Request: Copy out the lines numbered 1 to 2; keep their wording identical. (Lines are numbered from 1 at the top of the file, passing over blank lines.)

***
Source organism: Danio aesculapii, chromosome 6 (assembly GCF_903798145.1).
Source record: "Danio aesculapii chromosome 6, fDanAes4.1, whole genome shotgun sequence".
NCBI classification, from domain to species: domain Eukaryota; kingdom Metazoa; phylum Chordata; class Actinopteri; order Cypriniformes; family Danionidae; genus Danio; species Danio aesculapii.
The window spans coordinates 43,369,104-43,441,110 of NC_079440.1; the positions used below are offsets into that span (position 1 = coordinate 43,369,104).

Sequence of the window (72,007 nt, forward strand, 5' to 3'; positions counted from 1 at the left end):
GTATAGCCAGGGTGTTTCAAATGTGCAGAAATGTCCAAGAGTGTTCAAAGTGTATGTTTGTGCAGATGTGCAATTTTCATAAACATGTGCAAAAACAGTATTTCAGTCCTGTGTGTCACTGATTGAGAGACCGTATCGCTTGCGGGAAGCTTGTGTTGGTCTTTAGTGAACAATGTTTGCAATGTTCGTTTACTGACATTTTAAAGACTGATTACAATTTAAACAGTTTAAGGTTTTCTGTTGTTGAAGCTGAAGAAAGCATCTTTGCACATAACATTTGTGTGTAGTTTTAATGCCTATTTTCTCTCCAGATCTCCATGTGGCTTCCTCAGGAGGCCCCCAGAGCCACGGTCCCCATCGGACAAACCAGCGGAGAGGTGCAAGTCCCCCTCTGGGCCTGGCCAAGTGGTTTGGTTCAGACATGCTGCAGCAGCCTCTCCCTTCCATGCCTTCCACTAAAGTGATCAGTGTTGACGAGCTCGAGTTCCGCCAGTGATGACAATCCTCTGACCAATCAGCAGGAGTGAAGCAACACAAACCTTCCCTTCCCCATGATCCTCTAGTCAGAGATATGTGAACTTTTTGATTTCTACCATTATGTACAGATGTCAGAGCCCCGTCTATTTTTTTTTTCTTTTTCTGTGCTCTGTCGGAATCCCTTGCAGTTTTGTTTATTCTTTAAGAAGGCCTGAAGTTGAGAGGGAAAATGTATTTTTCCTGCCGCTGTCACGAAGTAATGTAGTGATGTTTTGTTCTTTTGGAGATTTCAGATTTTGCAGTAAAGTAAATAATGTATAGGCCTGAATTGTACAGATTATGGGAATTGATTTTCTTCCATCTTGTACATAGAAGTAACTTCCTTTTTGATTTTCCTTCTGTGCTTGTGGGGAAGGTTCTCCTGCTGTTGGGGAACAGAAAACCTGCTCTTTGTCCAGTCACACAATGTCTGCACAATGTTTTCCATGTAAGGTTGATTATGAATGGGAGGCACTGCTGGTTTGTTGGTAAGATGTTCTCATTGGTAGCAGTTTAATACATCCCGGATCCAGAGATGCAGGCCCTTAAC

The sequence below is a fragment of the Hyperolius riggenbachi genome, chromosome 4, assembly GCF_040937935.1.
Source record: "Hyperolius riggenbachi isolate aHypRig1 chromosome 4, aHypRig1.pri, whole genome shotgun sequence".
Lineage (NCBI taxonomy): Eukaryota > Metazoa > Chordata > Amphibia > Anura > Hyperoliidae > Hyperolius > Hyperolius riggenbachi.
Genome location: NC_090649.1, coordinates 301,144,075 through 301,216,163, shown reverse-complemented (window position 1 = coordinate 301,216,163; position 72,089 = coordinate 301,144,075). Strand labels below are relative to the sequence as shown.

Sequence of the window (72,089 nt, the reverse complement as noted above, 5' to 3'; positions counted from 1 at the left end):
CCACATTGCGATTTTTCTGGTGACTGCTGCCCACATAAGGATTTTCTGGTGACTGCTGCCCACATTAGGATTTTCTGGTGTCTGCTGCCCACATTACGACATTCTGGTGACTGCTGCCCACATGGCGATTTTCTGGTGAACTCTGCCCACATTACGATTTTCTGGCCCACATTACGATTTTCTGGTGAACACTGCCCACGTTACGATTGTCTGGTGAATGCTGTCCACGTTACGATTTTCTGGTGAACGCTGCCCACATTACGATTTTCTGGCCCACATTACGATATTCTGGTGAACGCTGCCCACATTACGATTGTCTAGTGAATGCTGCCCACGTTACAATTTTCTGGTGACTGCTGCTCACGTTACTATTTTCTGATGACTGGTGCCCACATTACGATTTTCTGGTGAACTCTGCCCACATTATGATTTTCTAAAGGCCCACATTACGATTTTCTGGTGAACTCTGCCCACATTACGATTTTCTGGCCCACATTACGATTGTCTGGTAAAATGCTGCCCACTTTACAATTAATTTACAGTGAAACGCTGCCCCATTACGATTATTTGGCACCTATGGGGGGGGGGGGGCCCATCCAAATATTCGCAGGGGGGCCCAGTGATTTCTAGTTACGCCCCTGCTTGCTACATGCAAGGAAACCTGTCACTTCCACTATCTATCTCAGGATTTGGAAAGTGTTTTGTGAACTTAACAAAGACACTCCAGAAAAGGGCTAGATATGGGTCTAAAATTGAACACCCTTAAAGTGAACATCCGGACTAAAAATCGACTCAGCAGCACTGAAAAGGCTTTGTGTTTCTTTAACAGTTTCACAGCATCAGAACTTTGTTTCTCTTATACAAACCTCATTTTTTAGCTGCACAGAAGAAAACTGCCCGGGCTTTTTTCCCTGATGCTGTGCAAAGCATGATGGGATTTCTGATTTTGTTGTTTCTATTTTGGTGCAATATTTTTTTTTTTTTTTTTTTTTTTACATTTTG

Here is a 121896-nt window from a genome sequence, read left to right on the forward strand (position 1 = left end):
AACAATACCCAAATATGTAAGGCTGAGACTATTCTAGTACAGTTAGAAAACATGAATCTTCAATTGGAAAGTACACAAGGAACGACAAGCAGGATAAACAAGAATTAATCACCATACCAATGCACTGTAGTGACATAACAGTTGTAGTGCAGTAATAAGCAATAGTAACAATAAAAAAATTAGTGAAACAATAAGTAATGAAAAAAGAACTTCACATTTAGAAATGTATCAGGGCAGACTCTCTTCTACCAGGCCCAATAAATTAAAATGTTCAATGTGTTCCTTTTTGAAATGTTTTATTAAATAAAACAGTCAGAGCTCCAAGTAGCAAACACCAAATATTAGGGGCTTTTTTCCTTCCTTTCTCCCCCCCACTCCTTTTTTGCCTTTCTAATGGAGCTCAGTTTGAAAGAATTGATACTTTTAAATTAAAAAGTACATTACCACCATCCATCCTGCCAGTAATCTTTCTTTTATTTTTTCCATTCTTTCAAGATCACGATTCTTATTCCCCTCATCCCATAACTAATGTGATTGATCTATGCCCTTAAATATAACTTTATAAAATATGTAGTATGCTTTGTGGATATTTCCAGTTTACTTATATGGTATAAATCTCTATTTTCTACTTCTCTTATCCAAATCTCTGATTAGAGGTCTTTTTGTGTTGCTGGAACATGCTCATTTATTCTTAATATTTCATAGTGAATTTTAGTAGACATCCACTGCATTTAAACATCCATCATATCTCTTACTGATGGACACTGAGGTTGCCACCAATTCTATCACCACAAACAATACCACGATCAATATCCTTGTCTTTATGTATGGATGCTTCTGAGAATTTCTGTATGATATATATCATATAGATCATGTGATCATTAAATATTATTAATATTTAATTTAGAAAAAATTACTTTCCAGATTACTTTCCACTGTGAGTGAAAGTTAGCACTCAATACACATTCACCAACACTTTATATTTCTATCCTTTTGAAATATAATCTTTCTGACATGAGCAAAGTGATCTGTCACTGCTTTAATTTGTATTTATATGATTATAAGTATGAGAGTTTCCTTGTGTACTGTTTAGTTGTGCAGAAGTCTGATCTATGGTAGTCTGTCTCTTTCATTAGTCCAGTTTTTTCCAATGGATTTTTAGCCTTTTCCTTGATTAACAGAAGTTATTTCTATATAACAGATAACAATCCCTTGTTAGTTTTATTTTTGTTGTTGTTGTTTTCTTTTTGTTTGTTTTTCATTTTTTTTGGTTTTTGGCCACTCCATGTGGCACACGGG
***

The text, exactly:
Source organism: Danio aesculapii, chromosome 6 (assembly GCF_903798145.1).
Source record: "Danio aesculapii chromosome 6, fDanAes4.1, whole genome shotgun sequence".